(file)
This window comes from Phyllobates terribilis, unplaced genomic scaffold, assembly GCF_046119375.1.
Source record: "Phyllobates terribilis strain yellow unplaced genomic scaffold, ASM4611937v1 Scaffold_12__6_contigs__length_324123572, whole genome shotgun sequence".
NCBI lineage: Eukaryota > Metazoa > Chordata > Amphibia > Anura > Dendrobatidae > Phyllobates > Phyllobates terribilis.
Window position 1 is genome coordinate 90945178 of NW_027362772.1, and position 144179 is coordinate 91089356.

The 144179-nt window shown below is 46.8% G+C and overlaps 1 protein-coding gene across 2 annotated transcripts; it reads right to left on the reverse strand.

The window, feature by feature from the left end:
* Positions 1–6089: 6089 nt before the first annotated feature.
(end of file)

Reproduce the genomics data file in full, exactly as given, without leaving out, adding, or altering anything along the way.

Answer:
This window comes from Phyllobates terribilis, unplaced genomic scaffold, assembly GCF_046119375.1.
Source record: "Phyllobates terribilis strain yellow unplaced genomic scaffold, ASM4611937v1 Scaffold_12__6_contigs__length_324123572, whole genome shotgun sequence".
NCBI lineage: Eukaryota > Metazoa > Chordata > Amphibia > Anura > Dendrobatidae > Phyllobates > Phyllobates terribilis.
Window position 1 is genome coordinate 90945178 of NW_027362772.1, and position 144179 is coordinate 91089356.

The 144179-nt window shown below is 46.8% G+C and overlaps 1 protein-coding gene across 2 annotated transcripts; it reads right to left on the reverse strand.

The window, feature by feature from the left end:
* Positions 1–6089: 6089 nt before the first annotated feature.